International expansion strategy trends
In previous articles on our blog we have showcased pharmaceutical companies that have an international expansion strategy in Ireland.
Merck, Beckman Coulter, Janssen Sciences and the Wasdell Group have all recently announced investments to their Irish operations.
We thought we’d take an opportunity to examine a little further, why pharmaceutical companies have set-up and flourished in the Irish economy.
The pharmaceutical industry in Ireland – an overview
In a global context, Ireland is a major player in the pharmaceutical industry. The sector has grown so much here that companies like the Wasdell Group have set up in Ireland because their customers and potential customers are all based here.
Here are some of the headline facts about the pharmaceutical industry in Ireland:
- 90 pharmaceutical plants operate in Ireland
- Of which 40 are FDA approved
- All of the top 10 world's largest pharmaceutical companies have operations here
- Ireland is the 7th largest exporter of medicinal and pharmaceutical products in the world
- Ireland exported €54bn of pharma, bio and chemistry produce in 2016
Ireland has 2 major advantages for attracting companies with an international expansion strategy to set up on our shores.
Ireland has a lot of attractive features for companies looking to do business here.
Ireland’s economic growth has been the fastest in Europe for the last four years and the outlook is still robust. Our corporation tax rate of 12.5% is very attractive. While not the lowest rate available in the world, it doesn’t need to be.
When you couple the above with other fiscal factors such as a 25% tax credit for Research and Development, an excellent intellectual property (IP) regime, an attractive holding company regime and an effective zero tax rate for foreign dividends, investing in Ireland begins to look very attractive indeed.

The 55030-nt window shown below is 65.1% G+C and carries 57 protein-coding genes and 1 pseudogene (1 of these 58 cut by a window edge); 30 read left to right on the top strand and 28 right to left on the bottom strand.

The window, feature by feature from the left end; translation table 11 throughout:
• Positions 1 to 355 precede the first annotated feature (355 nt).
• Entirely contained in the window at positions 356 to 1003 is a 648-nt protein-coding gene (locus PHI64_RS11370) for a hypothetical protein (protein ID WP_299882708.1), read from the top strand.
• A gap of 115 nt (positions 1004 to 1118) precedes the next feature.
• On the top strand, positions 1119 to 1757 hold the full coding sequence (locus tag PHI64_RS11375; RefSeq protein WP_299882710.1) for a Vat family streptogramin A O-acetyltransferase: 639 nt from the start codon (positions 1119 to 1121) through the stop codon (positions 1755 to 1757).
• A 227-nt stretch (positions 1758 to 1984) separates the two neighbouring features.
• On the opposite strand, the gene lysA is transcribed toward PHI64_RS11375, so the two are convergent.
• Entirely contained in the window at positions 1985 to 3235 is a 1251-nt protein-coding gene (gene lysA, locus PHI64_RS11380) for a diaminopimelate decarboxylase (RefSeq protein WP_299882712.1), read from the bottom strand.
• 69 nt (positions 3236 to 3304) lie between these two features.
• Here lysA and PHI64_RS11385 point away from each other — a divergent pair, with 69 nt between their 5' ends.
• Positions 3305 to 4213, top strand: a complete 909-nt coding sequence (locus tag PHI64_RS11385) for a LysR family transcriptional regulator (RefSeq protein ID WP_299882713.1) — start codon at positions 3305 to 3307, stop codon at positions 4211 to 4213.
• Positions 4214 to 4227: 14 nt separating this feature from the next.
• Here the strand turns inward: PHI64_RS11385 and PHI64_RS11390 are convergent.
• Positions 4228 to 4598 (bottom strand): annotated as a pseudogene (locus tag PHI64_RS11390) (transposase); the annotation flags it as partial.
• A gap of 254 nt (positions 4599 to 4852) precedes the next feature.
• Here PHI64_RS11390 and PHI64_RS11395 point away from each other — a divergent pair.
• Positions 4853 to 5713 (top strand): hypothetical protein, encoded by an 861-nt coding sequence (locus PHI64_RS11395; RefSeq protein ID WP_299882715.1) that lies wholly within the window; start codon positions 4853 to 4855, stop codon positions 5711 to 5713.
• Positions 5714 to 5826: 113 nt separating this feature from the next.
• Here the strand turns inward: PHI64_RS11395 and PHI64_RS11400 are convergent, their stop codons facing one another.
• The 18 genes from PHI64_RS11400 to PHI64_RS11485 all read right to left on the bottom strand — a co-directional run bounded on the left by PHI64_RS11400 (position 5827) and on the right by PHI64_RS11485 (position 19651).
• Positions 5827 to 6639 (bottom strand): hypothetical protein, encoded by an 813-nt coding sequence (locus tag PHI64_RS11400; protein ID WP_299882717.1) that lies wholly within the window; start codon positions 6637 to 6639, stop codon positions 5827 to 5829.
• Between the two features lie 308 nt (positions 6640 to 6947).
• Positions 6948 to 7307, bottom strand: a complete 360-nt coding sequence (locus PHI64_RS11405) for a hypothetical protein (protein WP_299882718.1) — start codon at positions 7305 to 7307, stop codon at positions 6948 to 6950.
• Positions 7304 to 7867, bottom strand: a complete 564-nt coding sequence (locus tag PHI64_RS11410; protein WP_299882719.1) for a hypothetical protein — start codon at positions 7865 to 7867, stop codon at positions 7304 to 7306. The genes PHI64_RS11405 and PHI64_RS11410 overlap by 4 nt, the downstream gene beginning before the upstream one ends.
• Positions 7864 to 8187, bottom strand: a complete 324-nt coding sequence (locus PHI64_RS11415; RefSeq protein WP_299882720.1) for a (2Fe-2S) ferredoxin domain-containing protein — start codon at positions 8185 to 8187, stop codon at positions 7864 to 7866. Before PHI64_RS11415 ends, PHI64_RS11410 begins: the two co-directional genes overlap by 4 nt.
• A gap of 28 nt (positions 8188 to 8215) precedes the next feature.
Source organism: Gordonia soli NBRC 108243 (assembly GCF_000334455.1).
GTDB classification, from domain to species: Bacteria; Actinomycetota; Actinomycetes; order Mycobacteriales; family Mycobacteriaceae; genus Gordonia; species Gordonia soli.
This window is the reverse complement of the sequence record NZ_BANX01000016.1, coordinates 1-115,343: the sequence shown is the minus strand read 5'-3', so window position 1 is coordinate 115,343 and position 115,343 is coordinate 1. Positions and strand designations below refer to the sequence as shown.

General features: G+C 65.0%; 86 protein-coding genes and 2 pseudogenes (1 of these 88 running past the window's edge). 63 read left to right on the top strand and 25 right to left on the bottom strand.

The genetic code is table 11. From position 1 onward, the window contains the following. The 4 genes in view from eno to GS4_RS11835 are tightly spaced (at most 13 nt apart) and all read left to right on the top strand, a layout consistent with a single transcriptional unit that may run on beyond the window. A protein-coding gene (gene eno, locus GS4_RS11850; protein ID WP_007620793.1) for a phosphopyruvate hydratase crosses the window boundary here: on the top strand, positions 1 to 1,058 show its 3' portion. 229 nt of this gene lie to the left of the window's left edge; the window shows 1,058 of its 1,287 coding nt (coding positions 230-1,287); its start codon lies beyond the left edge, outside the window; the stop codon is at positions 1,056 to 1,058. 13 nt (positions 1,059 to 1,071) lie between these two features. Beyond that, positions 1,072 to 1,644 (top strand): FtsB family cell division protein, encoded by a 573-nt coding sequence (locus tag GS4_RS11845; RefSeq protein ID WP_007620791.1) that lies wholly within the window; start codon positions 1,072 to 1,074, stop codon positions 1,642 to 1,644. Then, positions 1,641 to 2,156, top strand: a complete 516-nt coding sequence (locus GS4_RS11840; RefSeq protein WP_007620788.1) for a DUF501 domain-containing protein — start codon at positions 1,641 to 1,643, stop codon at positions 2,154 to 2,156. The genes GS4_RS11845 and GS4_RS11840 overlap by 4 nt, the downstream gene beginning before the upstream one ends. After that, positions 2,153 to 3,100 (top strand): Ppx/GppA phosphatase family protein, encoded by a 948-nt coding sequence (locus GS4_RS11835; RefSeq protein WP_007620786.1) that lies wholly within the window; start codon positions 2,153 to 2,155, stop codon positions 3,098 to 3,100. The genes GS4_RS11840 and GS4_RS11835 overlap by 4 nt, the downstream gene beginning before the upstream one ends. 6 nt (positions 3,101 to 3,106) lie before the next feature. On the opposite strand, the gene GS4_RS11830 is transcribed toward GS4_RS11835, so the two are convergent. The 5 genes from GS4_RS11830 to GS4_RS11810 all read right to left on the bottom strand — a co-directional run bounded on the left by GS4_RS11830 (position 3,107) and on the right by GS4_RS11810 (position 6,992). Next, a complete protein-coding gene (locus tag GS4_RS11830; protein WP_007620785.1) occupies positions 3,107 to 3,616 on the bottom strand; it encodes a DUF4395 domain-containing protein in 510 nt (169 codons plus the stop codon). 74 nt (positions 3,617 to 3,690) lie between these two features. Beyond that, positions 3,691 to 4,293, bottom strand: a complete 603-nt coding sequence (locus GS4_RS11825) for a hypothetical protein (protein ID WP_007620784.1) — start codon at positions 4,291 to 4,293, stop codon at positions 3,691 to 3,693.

2. Openness and willingness to do business
In a previous blog post we mentioned that since 2009 Ireland has ranked in the top 2 nations for globalisation according to the KOF Index of Globalisation. This is your classic overnight success story that has been almost 70 years in the making.
The Industrial Development Authority (IDA) was founded in 1949 with the vision of attracting foreign direct investment from large overseas companies.
While the government has provided the fiscal infrastructure to allow Ireland to compete for international companies’ attentions, the IDA has acted as a concierge for the country.
This is the role Smart MBS plays for our clients. We offer a turnkey solution for companies of all sizes that includes office space, company secretarial, accounting, payroll, HR and marketing.
Why Ireland for pharmaceutical companies?
We believe there are three main driving forces behind the success of the pharmaceutical industry in Ireland.
As the foreign multinational companies began to gradually land on Irish shores in the 1950s and 1960s the Irish government set about reforming the education systems to ensure we met the needs of these new employers.
In the 1960s the Regional Technical College (RTC) system was created as technical education was an area that was under served until the advent of these colleges.
The RTC system was then supplemented by two National Institutes for Higher Education. These institutes provided technical education at university level.
As a result, every year Ireland produces a high volume of highly skilled graduates. We have a 98% participation rate in the education system in this country, which ranks 6th best in the world.
The educational landscape is constantly evolving too.